Govt-run banks write off record Rs 81,683-crore bad loans in FY17
An increase of about 41% as compared with the previous year’s Rs 57,586 crore: Finance ministry data
Despite a series of steps to contain non-performing assets (NPAs), public sector banks (PSBs) wrote off a record Rs 81,683 crore worth of bad loans in the financial year ended March 2017, a jump of more than 41 per cent over the previous year’s write-off amount of Rs 57,586 crore, as per the finance ministry data.
Even as the amount of loans written off has been rising steadily in the past five years, their combined profitability deteriorated sharply during the same period, as NPAs spiked and the Reserve Bank of India (RBI)-mandated asset quality review forced them to make higher disclosures of non-performing loans.
In contrast to the write off amount of Rs 27,231 crore in 2012-13, when banks earned combined net profit of Rs 45,849 crore, the amount of loans written off in 2016-17 trebled to Rs 81,683 crore and the banks combined profits were a Rs 474 crore. Banks have written off a total of Rs 2.46 lakh crore worth of loans in the last five years, the finance ministry data show.
In the past couple of years, PSBs incurred combined net losses of over Rs 19,529 crore, even as the government capital infusion during these two years, at Rs 47,915 crore, was the highest in the last decade. The gross NPA of banks has risen to 9.6 per cent (of total advances) in March 2017, from 9.2 per cent in September 2016, as per the RBI data. The stressed advances ratio declined marginally from 12.3 per cent to 12 per cent due to fall in restructured standard advances, especially in agriculture, services and retail sectors, the data showed.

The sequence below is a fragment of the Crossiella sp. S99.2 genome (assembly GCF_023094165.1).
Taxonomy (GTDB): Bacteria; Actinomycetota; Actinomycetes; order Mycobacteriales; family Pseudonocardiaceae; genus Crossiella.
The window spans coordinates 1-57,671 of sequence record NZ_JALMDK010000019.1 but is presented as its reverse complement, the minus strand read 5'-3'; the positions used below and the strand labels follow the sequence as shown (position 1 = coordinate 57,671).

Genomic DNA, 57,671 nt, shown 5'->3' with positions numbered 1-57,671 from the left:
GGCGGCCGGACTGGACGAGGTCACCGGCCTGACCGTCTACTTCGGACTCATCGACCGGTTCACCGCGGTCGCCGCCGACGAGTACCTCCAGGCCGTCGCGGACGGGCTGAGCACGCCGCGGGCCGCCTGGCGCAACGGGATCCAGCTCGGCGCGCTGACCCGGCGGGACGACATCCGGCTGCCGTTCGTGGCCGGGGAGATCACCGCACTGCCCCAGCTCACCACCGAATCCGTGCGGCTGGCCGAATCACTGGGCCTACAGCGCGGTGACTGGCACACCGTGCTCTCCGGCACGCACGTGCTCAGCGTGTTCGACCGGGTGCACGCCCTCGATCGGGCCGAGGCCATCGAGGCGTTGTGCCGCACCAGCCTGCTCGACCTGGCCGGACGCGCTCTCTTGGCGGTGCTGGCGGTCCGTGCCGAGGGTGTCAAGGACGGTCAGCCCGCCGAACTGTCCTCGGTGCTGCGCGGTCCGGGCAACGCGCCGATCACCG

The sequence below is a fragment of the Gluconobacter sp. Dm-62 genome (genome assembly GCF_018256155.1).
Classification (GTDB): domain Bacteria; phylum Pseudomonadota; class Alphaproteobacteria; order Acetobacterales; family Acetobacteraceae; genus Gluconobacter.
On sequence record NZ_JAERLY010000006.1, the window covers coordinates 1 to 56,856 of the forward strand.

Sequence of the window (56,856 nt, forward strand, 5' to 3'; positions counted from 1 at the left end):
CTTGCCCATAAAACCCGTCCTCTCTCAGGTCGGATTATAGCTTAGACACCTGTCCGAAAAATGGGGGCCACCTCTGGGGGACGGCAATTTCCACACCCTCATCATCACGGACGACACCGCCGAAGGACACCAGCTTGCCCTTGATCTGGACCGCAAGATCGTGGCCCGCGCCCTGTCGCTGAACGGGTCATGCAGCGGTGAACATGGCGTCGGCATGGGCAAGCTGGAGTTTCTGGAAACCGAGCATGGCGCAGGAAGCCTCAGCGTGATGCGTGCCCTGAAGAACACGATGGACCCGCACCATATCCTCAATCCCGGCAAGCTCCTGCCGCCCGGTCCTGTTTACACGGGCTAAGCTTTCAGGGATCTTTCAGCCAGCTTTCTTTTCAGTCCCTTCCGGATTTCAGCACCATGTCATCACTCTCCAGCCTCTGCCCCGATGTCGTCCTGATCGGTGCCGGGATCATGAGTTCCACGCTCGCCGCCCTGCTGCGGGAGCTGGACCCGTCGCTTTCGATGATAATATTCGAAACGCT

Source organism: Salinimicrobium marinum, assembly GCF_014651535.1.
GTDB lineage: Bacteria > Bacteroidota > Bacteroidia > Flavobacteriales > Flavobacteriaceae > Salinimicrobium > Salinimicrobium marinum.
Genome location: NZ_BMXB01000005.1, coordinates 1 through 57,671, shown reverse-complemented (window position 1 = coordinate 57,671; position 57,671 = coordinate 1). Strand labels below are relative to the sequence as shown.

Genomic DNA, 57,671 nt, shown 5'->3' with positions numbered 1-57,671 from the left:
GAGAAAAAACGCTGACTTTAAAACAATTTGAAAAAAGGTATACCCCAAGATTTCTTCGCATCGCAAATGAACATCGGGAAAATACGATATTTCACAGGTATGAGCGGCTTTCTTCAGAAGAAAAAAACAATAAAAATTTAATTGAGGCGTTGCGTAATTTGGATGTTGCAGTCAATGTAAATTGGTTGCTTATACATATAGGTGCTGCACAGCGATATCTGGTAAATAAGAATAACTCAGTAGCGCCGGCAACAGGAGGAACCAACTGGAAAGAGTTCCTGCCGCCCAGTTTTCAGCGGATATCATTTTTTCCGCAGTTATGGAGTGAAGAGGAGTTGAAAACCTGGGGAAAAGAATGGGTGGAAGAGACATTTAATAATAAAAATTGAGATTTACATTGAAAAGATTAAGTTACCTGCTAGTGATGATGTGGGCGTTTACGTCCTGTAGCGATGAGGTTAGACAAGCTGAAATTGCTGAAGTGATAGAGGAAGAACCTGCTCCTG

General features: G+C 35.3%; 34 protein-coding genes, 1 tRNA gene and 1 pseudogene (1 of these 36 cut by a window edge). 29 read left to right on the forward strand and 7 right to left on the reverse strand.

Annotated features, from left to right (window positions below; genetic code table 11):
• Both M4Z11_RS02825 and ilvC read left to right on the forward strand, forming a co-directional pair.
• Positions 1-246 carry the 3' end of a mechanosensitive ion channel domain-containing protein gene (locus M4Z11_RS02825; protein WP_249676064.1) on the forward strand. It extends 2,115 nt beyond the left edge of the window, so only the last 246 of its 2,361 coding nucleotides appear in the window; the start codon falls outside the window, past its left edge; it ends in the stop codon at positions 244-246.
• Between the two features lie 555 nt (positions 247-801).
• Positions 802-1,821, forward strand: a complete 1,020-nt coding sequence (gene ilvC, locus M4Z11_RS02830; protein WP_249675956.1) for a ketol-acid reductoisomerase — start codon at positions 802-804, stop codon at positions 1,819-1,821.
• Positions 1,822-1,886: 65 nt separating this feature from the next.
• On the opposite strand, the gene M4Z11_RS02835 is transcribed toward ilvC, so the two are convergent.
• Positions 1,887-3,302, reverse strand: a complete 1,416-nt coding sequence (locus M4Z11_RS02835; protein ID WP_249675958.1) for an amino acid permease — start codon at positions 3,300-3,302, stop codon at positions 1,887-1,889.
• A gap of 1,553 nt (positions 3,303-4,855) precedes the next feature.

In order to contain NPAs and consequential write-offs, the finance ministry took a series of measures in the past 2-3 years, including asking banks to agree to operating performance norms for getting capital, amending the loan recovery laws, merging associate banks with the parent State Bank of India, among others.
The government last year enacted the Insolvency and Bankruptcy Code (IBC) and earlier this year empowered the RBI to direct banks to initiate insolvency proceedings against large loan defaulters. The RBI has recently directed banks to refer 12 large NPA cases for resolution under the IBC. The 12 troubled companies being referred to NCLT under the RBI directive — including Jyoti Structures, Bhushan Steel, Monnet Ispat and Electrosteel Steels, Amtek Auto and Era Infra Engineering among others — account for a combined debt of around Rs 2.5 lakh crore.
As regards the non-performing accounts other than the large 12 cases, an RBI committee suggested that banks should be required to file for insolvency proceedings under the IBC for these accounts in case banks are unable to agree upon a viable resolution plan within six months. While these measures are expected to contain NPAs in the medium term, banks will have to take a hit on their profitability resulting from loan settlement on account of initiation of corporate insolvency resolution for large defaulters. As per a recent analysis by rating agency Crisil, banks are likely to take a haircut of 60 per cent, worth Rs 2.40 lakh crore, to settle 50 large stressed assets with debt of Rs 4 lakh crore.